Governance, Mission, Growth

By Cat Vasko

RSNA Preview: BOOST Bolsters Bond Between Radiation Oncologists and Diagnostic Radiologists
Rival Towns Join Forces on World-Class Imaging Center

RSNA Preview: BOOST Bolsters Bond Between Radiation Oncologists and Diagnostic Radiologists

A new program at the 2007 annual meeting of the Radiological Society of North America (RSNA), Chicago, will focus on encouraging radiation oncologists and diagnostic radiologists to forge new partnerships. The Bolstering Oncoradiologic and Oncoradiotherapeutic Skills for Tomorrow (BOOST) agenda includes a 4-day range of courses led by top experts from a number of subspecialties, according to the June issue of RSNA News.

“The practice of radiation oncology today requires precision in knowing where the cancer is located,” Sarah S. Donaldson, MD, associate chair of the Department of Radiation Oncology, deputy clinic chief, and residency program director for radiation oncology at Stanford University Medical Center and Catherine and Howard Avery Professor of Radiation Oncology at Stanford School of Medicine, told the RSNA News. “Radiation oncologists today have to work closely with diagnostic radiologists because if we know where the cancer is located, we know better where to treat. This new synergy of precision imaging for use in precision therapy has just unfolded. It’s a wonderful way to get both disciplines working hand in hand.”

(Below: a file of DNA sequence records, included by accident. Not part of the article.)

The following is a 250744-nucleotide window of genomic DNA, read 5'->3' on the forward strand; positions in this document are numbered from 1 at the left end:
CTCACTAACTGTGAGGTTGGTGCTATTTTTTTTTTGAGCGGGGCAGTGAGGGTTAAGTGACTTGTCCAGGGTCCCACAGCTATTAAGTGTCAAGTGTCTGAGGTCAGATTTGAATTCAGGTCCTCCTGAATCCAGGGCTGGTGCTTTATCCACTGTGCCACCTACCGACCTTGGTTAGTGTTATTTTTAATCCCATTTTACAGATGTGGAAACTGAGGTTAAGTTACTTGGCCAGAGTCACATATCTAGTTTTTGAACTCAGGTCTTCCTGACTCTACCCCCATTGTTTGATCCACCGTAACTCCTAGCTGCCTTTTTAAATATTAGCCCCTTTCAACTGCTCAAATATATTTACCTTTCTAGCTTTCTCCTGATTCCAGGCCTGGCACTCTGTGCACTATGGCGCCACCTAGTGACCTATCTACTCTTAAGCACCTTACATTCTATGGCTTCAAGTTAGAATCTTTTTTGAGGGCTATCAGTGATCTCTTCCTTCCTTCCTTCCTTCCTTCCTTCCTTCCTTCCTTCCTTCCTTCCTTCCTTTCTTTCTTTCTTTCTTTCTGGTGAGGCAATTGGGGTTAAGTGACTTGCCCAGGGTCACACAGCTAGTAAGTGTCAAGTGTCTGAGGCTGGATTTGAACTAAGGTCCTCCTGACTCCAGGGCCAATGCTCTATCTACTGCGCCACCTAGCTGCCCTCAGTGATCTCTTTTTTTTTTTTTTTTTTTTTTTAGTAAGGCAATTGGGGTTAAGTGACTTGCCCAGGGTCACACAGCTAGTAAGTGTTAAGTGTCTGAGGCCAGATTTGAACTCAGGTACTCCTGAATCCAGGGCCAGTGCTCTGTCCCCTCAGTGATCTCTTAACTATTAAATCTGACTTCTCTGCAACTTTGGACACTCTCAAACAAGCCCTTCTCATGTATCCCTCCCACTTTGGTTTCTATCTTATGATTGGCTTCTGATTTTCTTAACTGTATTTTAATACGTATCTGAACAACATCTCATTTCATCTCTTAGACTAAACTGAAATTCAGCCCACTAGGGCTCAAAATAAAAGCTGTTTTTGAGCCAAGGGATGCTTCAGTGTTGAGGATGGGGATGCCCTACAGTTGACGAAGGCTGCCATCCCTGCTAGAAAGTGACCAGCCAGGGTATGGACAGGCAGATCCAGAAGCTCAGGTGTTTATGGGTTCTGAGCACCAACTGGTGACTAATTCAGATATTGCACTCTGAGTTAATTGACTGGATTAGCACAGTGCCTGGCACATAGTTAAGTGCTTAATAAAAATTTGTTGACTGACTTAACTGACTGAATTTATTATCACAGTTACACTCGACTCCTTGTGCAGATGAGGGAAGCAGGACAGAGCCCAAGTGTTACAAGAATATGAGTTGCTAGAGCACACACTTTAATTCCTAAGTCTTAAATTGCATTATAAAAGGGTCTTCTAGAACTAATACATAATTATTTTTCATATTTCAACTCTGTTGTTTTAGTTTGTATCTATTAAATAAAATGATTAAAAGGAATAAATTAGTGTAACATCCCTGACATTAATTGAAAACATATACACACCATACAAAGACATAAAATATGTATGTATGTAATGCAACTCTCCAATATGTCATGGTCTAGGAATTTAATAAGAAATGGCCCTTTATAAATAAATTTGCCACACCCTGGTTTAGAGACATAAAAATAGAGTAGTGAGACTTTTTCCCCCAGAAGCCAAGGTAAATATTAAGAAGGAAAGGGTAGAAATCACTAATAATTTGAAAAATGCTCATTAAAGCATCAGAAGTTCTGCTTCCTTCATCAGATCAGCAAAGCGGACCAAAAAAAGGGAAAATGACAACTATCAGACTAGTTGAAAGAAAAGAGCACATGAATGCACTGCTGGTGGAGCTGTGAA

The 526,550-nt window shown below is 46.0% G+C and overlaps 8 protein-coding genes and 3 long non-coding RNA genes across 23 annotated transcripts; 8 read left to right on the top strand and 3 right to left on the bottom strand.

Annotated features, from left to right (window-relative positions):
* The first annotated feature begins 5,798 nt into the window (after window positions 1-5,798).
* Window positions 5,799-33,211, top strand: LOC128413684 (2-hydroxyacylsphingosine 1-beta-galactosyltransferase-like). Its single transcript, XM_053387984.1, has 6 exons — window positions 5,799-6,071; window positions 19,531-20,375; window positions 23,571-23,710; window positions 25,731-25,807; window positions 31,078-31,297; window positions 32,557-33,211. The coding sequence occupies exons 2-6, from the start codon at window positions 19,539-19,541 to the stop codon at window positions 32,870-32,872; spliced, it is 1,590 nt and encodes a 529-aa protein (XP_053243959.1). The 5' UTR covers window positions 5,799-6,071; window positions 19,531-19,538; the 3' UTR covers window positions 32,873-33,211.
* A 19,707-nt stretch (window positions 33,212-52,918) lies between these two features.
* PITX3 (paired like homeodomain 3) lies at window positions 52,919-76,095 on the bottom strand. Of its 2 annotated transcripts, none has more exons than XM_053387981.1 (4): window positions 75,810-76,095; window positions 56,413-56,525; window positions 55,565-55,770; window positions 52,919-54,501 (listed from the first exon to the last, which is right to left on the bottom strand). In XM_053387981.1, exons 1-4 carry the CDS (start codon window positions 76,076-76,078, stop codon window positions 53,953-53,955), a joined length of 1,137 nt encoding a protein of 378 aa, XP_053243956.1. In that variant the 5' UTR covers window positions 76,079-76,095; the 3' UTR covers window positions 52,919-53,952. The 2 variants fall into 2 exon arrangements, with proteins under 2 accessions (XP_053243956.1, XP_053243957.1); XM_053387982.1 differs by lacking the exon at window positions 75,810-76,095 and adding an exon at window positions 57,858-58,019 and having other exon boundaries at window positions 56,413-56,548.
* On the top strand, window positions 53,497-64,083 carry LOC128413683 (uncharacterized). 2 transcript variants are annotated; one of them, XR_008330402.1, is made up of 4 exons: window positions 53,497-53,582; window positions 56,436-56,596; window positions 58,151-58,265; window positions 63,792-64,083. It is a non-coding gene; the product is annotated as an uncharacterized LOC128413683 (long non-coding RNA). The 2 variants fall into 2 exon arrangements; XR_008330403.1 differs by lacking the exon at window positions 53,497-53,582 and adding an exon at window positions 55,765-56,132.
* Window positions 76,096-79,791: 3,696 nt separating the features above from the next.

The daylong BOOST courses focus on one type of cancer each day: head and neck, prostate, lung, and gastrointestinal. Experts will urge attendees to work together via audience participation exercises and question-and-answer sessions.

The first part of each day will consist of a refresher course, with a focus on the oncologic principles of the disease site in question, the biology and pathophysiology and anatomy, using high-tech imaging to visualize each. Later in the day, scientific papers and case studies will look at the latest developments in each area.

“We’ll see what’s new out there, what the different imaging approaches are, and what’s on the horizon for radiation oncologists and diagnostic radiologists to use in a specific disease site to improve diagnosis and treatment,” explained Steven Leibel, MD, medical director of the Stanford Cancer Center and professor of radiation oncology at Stanford University.